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US exit from Afghanistan offers us poignant lessons

By Barrack Muluka | August 21st 2021

Dr Barrack Muluka, PhD [Politics and International Relations, Leicester, UK]

In the language of the Kenyan newsroom in the 1980s, Afghanistan was where you went when matters in your country were too hot to handle. Active proxy Cold War competitions between the US and the Soviet Union made for good space. 

We were youthful undergraduates when the USSR marshalled its heavy military artillery into Afghanistan. The world that called itself “the free world” was in shock.

Henry Kissinger warned everybody that humanity was at the threshold of a destructive global war. The respected Hilary Ng’weno, agreed. In an editorial on January 11, 1980, in the Kenyan Weekly Review, he said, “Countries are invading others with impunity.”

He decried the rumble and tumble of tanks and troop carriers across sovereign nations. The Americans came in, in swift gear. They allied themselves to the merchants of death, called the Taliban.

Of course, the Soviet invasion was part of the Leninist-Stalinist commitment to spread communism to every corner of the world, while the Americans were remaining faithful to the Harry Truman Doctrine of rolling back communism. 

The Cold War seemed to have ended at the start of the 1990s. Proxy war grounds were suddenly deserted. The Soviets didn’t need to desert, anyway. The arms race that Ronald Reagan and Margaret Thatcher had subjected them to left their own economy in tatters. They had no extra muscle to support anybody else to reconstruct their countries. 

The North Atlantic Treaty Organisation (NATO) countries went away. Gleefully, they challenged everyone else to look after themselves. The Taliban ran riot in Afghanistan and in the neighbourhood. Then, suddenly, September 11 happened.

President George Bush Jr. remembered Afghanistan. NATO suddenly returned to the godforsaken country, to look for Osama Bin Laden and “rout out the Taliban.”

A member of the Taliban insurgent and other people stand at the site during the execution of three men in Ghazni Province April 18, 2015. [Reuters]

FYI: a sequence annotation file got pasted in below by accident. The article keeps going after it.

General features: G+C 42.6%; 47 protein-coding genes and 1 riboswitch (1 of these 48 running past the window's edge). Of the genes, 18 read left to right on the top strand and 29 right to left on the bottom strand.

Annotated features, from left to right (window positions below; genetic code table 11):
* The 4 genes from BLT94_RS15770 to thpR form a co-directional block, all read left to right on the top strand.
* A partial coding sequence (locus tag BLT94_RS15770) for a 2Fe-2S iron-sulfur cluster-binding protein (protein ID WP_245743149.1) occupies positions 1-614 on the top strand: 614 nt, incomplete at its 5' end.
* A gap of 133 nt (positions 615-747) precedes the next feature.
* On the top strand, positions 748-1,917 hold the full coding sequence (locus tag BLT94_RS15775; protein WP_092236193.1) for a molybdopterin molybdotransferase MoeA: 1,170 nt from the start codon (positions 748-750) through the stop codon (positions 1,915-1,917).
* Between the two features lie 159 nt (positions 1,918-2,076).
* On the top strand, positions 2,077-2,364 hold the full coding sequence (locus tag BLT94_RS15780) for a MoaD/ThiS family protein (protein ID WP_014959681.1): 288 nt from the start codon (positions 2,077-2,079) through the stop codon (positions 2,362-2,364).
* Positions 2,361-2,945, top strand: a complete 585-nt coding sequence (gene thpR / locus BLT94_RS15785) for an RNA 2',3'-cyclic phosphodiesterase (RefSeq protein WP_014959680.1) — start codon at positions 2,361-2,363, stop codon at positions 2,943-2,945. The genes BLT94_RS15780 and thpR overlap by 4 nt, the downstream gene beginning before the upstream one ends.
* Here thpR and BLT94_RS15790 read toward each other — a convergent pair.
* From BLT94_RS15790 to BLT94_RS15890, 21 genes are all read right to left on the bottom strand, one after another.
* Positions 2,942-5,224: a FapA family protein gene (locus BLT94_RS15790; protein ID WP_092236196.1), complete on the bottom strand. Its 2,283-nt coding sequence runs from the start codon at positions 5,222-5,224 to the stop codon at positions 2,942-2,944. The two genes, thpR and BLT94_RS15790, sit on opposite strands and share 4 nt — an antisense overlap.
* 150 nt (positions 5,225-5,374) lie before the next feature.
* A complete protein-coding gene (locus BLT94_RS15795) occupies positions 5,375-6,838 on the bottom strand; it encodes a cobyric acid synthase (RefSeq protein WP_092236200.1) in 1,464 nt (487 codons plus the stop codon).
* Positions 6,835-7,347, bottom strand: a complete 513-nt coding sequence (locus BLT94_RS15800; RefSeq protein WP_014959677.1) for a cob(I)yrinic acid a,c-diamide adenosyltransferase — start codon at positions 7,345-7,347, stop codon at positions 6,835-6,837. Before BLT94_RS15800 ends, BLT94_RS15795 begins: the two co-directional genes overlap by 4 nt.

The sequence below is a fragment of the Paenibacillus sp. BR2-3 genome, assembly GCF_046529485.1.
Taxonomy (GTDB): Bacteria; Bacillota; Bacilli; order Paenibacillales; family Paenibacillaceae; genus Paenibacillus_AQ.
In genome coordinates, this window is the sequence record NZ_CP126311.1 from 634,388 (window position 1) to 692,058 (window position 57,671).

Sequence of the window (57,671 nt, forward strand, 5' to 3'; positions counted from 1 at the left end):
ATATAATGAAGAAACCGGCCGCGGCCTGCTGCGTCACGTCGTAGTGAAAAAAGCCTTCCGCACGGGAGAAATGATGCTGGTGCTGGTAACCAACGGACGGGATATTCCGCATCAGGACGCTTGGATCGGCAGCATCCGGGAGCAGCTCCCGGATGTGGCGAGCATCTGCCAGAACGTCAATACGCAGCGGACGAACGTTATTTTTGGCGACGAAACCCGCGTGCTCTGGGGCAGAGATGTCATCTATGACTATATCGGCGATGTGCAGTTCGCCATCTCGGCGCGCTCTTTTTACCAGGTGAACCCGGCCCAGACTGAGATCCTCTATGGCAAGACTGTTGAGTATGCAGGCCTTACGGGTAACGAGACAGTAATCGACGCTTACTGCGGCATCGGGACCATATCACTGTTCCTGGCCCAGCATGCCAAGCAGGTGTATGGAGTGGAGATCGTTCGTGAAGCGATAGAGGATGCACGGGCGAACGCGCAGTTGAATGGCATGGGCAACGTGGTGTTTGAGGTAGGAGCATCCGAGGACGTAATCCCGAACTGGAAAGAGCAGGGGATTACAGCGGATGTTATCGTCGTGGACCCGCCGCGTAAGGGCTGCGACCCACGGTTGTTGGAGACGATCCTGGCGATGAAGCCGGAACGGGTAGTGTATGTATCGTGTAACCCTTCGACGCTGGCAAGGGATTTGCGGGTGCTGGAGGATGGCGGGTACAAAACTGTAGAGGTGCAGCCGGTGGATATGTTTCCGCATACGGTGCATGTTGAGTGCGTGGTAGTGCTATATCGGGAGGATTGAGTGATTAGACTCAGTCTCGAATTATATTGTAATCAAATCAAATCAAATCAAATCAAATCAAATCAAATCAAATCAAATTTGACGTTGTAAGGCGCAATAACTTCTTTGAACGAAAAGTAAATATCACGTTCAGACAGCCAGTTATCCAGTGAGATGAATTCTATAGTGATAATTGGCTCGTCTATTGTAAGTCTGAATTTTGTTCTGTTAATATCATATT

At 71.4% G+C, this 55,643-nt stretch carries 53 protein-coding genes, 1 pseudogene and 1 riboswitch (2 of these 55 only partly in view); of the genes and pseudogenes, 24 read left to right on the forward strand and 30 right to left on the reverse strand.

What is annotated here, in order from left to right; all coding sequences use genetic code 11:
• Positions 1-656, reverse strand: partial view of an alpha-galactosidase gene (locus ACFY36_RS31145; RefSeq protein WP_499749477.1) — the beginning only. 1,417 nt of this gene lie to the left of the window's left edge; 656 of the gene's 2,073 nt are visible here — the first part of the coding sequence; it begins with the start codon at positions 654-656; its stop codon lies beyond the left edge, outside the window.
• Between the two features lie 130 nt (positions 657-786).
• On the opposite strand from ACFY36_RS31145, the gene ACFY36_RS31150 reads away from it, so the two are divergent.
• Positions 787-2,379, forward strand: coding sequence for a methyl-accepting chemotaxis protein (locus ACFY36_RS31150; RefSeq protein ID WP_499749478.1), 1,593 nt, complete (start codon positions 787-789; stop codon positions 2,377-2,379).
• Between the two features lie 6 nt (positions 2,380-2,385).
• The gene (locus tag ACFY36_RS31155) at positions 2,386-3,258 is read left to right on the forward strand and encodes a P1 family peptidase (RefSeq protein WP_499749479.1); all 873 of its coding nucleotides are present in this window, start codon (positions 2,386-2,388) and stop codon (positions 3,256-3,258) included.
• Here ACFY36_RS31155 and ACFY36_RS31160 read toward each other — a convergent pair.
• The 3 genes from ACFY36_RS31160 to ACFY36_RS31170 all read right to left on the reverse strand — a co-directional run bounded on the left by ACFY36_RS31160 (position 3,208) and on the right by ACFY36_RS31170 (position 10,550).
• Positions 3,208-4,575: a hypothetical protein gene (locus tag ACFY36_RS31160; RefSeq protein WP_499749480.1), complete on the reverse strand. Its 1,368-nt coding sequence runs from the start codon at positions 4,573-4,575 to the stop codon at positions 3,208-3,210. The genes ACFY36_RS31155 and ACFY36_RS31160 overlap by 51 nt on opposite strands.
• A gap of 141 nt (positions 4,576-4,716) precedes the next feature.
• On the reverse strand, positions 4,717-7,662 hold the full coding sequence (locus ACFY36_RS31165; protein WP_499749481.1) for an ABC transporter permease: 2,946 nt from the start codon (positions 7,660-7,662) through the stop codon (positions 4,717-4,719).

Twenty-one years later, the US is reading from the same script as it did in April 1975, when the North Vietnamese and the Vietcong rumbled into Saigon in South Vietnam. The resemblances are uncanny.

America’s disastrous exit from Afghanistan, after 20 years reminds the world of the earlier disastrous exit from Vietnam after 20 years. In both cases, unfathomable wastage of human life, destruction of the country and a wasteland of anarchy left behind. 

Taliban takeover of Afghanistan has been coming for a while. Of course NATO knew the war against the Taliban death machine was lost.

Yet, four successive presidents – Bush, Obama, Trump and now Biden – old cheated the world that it was done and dusted. The withdrawal of American troops has contributed little to the present anarchy in the country. America sensed defeat and took to its heels. 

Years to come, historians will be pondering why American intervention everywhere leaves behind wastelands and humanitarian tragedies of untold proportions. From Vietnam to Iraq and Iran, to Syria and Libya, to Guatemala, Nicaragua and Honduras, and to Afghanistan, the scenario is the same.

America has always left behind hell that breeds more hell. The only exception was Germany and Japan, and whose different stories can be told, in the context of the New World after World War II. 

So much for Afghanistan. Hopefully, the world will wake up to its collective responsibility to restore the country. President Ashraf Ghani has fled to exile. It is ironic that he should take off into exile less than a week since I featured him in this column, addressing issues of failed states and exile.

Meanwhile, the rest of the poor world should know that it is on its own. They must guard the rule of law. The big boys come to you to execute their own agenda.

They will leave you in a wasteland and go on with their lives. Political classes that tempt disaster are especially to be watched. Most critical are self-seeking political fear-mongers who blackmail nations with the thought that if they don’t take hold of the levers of power, their countries will collapse. So, too, are those who manipulate constitutions for selfish narrow ends.  

-Dr Barrack Muluka, PhD [Politics and International Relations, Leicester, UK]


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